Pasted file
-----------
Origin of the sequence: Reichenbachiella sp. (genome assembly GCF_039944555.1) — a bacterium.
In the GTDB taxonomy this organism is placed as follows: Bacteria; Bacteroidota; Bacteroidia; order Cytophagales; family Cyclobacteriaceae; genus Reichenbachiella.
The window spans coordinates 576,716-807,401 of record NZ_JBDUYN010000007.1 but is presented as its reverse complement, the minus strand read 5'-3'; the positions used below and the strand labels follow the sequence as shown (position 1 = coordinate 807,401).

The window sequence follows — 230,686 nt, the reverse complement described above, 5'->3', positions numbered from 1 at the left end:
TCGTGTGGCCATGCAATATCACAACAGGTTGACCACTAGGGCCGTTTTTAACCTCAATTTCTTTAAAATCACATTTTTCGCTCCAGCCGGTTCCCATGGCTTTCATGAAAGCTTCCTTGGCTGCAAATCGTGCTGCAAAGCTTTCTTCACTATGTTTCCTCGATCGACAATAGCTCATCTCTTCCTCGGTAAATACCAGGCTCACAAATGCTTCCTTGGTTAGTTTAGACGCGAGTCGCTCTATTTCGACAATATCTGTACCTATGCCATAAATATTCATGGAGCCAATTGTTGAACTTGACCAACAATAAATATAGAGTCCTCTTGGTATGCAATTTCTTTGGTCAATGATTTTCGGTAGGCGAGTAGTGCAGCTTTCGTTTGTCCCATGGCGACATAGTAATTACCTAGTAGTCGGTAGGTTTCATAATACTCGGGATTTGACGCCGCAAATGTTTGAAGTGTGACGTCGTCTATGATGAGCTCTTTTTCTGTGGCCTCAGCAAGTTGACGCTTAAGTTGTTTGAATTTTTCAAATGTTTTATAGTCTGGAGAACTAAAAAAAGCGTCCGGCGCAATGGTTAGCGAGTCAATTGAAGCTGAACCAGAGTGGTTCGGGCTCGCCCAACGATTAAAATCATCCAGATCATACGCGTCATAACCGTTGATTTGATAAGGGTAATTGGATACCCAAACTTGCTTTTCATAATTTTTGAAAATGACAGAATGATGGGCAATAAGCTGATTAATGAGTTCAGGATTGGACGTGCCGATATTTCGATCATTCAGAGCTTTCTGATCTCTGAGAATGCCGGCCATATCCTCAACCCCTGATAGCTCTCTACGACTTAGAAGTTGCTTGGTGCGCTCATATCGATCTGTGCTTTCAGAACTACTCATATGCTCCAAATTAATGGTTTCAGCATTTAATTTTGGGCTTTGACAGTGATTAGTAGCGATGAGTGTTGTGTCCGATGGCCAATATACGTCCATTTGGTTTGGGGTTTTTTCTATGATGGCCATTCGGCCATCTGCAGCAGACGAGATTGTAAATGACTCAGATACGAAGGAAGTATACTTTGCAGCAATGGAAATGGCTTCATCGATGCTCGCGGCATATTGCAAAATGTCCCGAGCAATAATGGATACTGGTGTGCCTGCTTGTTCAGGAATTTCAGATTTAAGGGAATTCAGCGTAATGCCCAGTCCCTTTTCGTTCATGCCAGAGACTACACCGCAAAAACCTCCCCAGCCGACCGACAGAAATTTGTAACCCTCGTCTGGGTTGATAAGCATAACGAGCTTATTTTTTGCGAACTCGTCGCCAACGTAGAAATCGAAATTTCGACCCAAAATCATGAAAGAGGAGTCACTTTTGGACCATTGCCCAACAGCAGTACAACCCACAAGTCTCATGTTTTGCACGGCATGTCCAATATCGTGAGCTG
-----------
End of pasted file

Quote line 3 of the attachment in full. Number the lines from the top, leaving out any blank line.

The window spans coordinates 576,716-807,401 of record NZ_JBDUYN010000007.1 but is presented as its reverse complement, the minus strand read 5'-3'; the positions used below and the strand labels follow the sequence as shown (position 1 = coordinate 807,401).